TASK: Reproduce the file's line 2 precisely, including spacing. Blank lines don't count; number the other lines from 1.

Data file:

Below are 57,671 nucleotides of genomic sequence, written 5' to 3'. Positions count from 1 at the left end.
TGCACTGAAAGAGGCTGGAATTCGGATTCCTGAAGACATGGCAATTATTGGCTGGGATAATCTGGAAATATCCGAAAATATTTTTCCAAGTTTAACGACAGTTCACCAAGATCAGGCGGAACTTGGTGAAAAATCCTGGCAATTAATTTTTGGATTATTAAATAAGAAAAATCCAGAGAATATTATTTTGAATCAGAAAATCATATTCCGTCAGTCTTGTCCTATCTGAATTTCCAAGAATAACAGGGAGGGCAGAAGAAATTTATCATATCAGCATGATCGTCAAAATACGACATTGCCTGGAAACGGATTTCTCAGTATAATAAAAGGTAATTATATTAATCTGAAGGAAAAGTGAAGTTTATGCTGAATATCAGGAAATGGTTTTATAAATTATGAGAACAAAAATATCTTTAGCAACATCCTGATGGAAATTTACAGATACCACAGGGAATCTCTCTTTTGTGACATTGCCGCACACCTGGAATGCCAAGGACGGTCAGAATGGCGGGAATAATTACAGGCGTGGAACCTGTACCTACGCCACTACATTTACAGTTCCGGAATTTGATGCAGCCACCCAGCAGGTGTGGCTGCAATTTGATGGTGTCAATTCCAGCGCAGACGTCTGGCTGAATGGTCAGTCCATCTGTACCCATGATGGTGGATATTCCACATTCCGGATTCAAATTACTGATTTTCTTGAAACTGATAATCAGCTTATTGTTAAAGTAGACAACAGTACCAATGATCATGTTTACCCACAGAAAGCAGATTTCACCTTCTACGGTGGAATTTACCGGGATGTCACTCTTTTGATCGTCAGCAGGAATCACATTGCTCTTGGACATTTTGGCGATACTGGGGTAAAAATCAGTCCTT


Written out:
TGCACTGAAAGAGGCTGGAATTCGGATTCCTGAAGACATGGCAATTATTGGCTGGGATAATCTGGAAATATCCGAAAATATTTTTCCAAGTTTAACGACAGTTCACCAAGATCAGGCGGAACTTGGTGAAAAATCCTGGCAATTAATTTTTGGATTATTAAATAAGAAAAATCCAGAGAATATTATTTTGAATCAGAAAATCATATTCCGTCAGTCTTGTCCTATCTGAATTTCCAAGAATAACAGGGAGGGCAGAAGAAATTTATCATATCAGCATGATCGTCAAAATACGACATTGCCTGGAAACGGATTTCTCAGTATAATAAAAGGTAATTATATTAATCTGAAGGAAAAGTGAAGTTTATGCTGAATATCAGGAAATGGTTTTATAAATTATGAGAACAAAAATATCTTTAGCAACATCCTGATGGAAATTTACAGATACCACAGGGAATCTCTCTTTTGTGACATTGCCGCACACCTGGAATGCCAAGGACGGTCAGAATGGCGGGAATAATTACAGGCGTGGAACCTGTACCTACGCCACTACATTTACAGTTCCGGAATTTGATGCAGCCACCCAGCAGGTGTGGCTGCAATTTGATGGTGTCAATTCCAGCGCAGACGTCTGGCTGAATGGTCAGTCCATCTGTACCCATGATGGTGGATATTCCACATTCCGGATTCAAATTACTGATTTTCTTGAAACTGATAATCAGCTTATTGTTAAAGTAGACAACAGTACCAATGATCATGTTTACCCACAGAAAGCAGATTTCACCTTCTACGGTGGAATTTACCGGGATGTCACTCTTTTGATCGTCAGCAGGAATCACATTGCTCTTGGACATTTTGGCGATACTGGGGTAAAAATCAGTCCTT